With the U.N. planning an MDG-update summit in New York City in September and the G-20 meeting in Toronto later this week, it is a good time to step back and assess how much progress is being made toward meeting the goals. And on the whole, analysts from the first of this week's two reports issued by the U.N. and the Overseas Development Institute, a U.K.-based think tank had some happy numbers to announce.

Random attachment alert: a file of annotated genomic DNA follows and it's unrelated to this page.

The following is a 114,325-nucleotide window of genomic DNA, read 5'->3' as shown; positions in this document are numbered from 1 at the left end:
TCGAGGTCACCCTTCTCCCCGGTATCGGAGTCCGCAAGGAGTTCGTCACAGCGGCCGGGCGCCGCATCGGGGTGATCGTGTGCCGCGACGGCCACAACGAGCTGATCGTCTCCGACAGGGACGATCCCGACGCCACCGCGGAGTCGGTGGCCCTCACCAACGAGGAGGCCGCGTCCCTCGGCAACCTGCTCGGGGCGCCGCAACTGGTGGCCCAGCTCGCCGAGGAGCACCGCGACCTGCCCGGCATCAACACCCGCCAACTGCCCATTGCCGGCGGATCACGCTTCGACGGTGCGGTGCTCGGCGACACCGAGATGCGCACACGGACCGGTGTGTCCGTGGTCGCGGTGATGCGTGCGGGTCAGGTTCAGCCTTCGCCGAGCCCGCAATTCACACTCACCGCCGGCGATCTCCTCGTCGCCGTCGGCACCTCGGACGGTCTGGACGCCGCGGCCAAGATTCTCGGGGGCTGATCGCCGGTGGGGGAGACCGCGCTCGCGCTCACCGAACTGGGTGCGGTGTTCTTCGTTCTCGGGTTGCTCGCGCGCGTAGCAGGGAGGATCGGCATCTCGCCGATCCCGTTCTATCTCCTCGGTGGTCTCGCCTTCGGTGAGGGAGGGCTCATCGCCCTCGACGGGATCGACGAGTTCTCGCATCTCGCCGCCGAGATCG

Currently, about 1.4 billion of the world's 6.7 billion people live in extreme poverty, which seems like anything but happy until you consider that before the millennium development program was launched, the figure was 1.8 billion. That's a 22% improvement rate and is all the more impressive considering that it's been achieved in the face of a global population that's growing. Nearly 45% of signatory countries are on track to meet their goal of halving childhood hunger rates by 2015, and 75% have succeeded in bringing the number down in the critical under-5 group. A whopping 95% of all countries have improved their under-5 mortality rate, with the worldwide figure falling from 101 deaths per 1,000 live births to 69. Maternal mortality rates have not fallen as dramatically, but there has been at least some improvement in 80% of countries. The biggest indicator of success in this category is whether a qualified nurse, doctor or midwife is present during a birth. These numbers are all over the map literally from a low of 6% in Ethiopia to highs 93% in parts of the Caribbean and nearly 100% in parts of the developed world. Still, the trend lines overall are at least up.